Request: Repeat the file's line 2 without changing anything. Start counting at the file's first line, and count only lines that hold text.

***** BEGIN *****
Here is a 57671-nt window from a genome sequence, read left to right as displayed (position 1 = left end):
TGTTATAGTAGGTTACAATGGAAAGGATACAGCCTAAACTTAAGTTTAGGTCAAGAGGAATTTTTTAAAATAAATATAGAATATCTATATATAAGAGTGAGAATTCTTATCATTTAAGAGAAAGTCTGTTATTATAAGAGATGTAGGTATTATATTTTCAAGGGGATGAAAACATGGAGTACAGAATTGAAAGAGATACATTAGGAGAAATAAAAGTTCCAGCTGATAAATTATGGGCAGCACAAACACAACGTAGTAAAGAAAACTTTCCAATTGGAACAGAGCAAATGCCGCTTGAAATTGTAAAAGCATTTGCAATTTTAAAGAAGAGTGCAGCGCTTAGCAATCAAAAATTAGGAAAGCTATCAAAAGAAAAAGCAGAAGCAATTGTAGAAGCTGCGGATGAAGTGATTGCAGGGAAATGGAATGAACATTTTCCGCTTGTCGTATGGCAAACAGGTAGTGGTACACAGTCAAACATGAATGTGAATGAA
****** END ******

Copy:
TGTTATAGTAGGTTACAATGGAAAGGATACAGCCTAAACTTAAGTTTAGGTCAAGAGGAATTTTTTAAAATAAATATAGAATATCTATATATAAGAGTGAGAATTCTTATCATTTAAGAGAAAGTCTGTTATTATAAGAGATGTAGGTATTATATTTTCAAGGGGATGAAAACATGGAGTACAGAATTGAAAGAGATACATTAGGAGAAATAAAAGTTCCAGCTGATAAATTATGGGCAGCACAAACACAACGTAGTAAAGAAAACTTTCCAATTGGAACAGAGCAAATGCCGCTTGAAATTGTAAAAGCATTTGCAATTTTAAAGAAGAGTGCAGCGCTTAGCAATCAAAAATTAGGAAAGCTATCAAAAGAAAAAGCAGAAGCAATTGTAGAAGCTGCGGATGAAGTGATTGCAGGGAAATGGAATGAACATTTTCCGCTTGTCGTATGGCAAACAGGTAGTGGTACACAGTCAAACATGAATGTGAATGAA